Picton, James Allanson (DNB00)
PICTON, Sir JAMES ALLANSON (1805–1889), antiquary and architect, son of William Pickton (so the name was then spelt), joiner and timber merchant, was born at Liverpool on 2 Dec. 1805. After receiving an elementary education he entered his father's office at the age of thirteen, and a few years later took a situation under Daniel Stewart, architect and surveyor, to whose business he ultimately succeeded. He executed some important buildings in and about Liverpool, and became a leading authority on land arbitrations. Public life in various forms early claimed his attention. He took part in local religious and philanthropic work, edited a controversial magazine, the ‘Watchman's Lantern,’ and in 1849 entered the Liverpool town council. He was also a member of the Wavertree local board from its commencement in 1851, and was its chairman almost from that date. Immediately on entering the Liverpool council he devoted himself to the promotion of a public library for the town, and in 1852, as a consequence of his advocacy, a special act of parliament was obtained to authorise the levying of a penny rate for the support of a public library and museum. The new institution was forthwith started, and has grown to be one of the most important of its kind. Sir William Brown subsequently provided magnificent buildings for the library and museum, and in 1879 the corporation added the fine ‘Picton Reading Room.’ Picton was appointed the first chairman of the library and museum committee in 1851, and he retained the position until his death. He was also a promoter of the Liverpool Mechanics' Institution, a president of the Philomathic, the Literary and Philosophical, the Architectural, and other local societies. He was a member of the Society of Antiquaries and of other archæological and scientific associations, and was a frequent contributor to their proceedings, as well as to ‘Notes and Queries.’ One of his special studies was philology, in which he attained considerable proficiency. His attainments and public services were recognised by the conferment of a knighthood in July 1881. He died in his eighty-fourth year, on 15 July 1889, at his residence, Sandyknowe, Wavertree, near Liverpool, and was buried at Toxteth Park cemetery. There is a bust of him by McBride in the Liverpool Free Library.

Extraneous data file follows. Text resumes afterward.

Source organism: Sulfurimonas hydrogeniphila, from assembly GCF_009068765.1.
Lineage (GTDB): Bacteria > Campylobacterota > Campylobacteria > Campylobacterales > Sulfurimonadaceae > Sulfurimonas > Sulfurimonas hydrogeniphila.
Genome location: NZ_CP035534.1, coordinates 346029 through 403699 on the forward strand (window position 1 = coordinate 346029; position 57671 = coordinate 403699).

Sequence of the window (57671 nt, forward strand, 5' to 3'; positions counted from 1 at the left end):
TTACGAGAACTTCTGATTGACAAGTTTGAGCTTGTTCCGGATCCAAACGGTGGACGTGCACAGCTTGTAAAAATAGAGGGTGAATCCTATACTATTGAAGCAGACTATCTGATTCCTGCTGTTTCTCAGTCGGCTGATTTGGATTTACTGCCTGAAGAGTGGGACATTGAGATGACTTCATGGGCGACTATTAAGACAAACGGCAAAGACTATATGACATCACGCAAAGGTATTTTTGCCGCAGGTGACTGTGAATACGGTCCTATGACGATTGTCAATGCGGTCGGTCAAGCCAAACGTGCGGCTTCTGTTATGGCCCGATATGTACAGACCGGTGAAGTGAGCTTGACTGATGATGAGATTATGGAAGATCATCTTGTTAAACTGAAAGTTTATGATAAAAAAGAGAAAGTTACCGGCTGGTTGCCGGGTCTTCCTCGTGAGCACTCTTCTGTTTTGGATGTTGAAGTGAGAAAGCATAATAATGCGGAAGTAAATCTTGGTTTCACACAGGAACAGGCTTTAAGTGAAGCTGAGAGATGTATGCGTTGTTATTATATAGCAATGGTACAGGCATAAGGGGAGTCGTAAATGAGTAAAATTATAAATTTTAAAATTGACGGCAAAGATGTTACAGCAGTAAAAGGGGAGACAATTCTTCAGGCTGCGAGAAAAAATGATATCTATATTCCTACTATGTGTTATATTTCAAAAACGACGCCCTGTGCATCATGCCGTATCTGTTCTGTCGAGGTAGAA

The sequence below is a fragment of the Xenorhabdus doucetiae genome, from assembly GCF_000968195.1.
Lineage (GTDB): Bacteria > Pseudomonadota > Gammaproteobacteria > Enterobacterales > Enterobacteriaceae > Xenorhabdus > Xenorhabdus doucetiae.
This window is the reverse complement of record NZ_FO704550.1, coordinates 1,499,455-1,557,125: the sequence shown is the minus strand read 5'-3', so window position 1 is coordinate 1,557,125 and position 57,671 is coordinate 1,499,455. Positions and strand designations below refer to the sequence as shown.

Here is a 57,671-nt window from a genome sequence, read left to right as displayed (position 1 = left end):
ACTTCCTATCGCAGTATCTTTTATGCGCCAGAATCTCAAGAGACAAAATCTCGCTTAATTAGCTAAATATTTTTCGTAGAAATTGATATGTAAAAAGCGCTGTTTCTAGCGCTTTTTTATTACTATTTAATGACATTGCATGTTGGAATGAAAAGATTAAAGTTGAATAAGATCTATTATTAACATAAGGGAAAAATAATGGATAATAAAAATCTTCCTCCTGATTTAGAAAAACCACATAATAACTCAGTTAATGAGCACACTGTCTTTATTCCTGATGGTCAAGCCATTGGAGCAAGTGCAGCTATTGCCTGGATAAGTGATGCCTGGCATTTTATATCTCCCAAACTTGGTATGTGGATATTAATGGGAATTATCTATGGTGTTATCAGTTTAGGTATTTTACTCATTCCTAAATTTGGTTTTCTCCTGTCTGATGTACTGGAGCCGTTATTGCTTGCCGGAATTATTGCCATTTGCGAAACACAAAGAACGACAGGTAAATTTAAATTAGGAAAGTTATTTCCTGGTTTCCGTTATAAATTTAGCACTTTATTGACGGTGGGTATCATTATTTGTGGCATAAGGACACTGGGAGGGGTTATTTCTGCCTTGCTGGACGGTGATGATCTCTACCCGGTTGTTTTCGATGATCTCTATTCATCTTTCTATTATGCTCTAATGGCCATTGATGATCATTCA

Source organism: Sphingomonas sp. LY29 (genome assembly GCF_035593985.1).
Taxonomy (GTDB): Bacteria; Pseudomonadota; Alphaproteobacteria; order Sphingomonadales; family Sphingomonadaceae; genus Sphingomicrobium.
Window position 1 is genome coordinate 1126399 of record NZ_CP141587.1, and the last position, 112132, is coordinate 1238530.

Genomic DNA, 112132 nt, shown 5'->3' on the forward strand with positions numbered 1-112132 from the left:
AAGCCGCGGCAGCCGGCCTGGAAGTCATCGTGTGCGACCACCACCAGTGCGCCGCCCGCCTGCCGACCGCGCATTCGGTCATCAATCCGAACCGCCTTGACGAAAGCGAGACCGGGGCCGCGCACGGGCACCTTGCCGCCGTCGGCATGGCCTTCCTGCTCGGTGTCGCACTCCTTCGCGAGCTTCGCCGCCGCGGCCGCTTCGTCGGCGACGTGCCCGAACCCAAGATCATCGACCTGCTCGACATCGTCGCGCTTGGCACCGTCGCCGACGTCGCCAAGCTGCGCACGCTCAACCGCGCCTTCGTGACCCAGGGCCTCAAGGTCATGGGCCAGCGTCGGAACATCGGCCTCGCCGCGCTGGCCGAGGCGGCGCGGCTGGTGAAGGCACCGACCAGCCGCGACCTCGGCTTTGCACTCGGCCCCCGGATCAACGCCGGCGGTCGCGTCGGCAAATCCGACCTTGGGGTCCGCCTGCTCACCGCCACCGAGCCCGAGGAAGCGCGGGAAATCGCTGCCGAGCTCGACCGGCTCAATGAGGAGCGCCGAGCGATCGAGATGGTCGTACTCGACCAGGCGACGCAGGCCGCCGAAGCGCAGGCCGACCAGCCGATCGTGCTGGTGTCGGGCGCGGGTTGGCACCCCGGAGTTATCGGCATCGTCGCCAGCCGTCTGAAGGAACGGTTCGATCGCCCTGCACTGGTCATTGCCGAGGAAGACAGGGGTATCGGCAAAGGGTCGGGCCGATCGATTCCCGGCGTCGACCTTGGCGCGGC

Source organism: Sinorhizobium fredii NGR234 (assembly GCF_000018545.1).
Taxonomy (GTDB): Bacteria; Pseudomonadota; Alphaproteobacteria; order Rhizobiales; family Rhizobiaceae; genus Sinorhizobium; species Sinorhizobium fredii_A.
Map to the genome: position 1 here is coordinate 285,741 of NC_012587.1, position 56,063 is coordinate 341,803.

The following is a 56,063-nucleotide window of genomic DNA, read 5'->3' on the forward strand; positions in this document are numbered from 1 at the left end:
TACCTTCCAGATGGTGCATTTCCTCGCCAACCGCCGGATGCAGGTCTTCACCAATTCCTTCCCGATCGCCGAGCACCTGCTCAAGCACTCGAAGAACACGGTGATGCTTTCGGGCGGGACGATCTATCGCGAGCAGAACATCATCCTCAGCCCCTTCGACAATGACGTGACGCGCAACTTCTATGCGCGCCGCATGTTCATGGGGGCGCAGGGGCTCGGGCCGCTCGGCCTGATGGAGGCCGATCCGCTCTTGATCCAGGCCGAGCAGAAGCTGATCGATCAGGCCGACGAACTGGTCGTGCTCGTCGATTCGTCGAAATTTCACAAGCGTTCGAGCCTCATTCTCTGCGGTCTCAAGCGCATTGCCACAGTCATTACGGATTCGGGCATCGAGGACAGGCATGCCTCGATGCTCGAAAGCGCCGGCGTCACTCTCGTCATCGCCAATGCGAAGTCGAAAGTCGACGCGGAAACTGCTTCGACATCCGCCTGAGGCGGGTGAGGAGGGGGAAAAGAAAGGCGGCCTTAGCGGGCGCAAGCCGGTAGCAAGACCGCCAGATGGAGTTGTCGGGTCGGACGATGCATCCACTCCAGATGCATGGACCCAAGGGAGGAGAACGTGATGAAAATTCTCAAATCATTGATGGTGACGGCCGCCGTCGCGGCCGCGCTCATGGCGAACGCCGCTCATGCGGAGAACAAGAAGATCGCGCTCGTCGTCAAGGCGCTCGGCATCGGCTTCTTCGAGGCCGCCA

He was married, on 28 April 1828, to Sarah Pooley, who died in 1879. Of his six children, the eldest son, James Allanson Picton, was M.P. for Leicester from 1884 to 1894. His principal literary work was his ‘Memorials of Liverpool,’ 2 vols. 8vo, 1873; 2nd edit. 1875. He had previously published an ‘Architectural History of Liverpool,’ 4to, 1858, and he subsequently edited ‘Selections from the Liverpool Municipal Archives and Records, 1207–1835,’ 2 vols, 4to, 1883–6. The directions of his studies may be estimated from the titles of the following papers, which he contributed, with some fifty others, to the transactions of learned societies: 1. ‘Changes of Sea-Levels on the West Coast of England.’ 2. ‘Ancient Gothic Language.’ 3. ‘Sanskrit Roots and English Derivations’ (privately printed with No. 2 in 1864). 4. ‘South Lancashire Dialect.’ 5. ‘Origin and History of the Numerals’ (privately printed, 1874). 6. ‘Glacial Action in Norway.’ 7. ‘On the Crest of the Stanleys.’ 8. ‘Self-Government in Towns.’ 9. ‘Falstaff and his Followers.’ 10. ‘City Walls of Chester.’ 11. ‘Wren and his Church Architecture.’ 12. ‘The Progress of Iron and Steel as Constructive Materials,’ 1879. This paper was translated into several European languages.[Life by his son, J. A. Picton, 1891 (with good portrait); Liverpool newspapers, 16 July and 3 Oct. 1889; C. W. Stubbs, dean of Ely, in his For Christ and City, 1890; H. H. Higgins's funeral sermon, 1889.]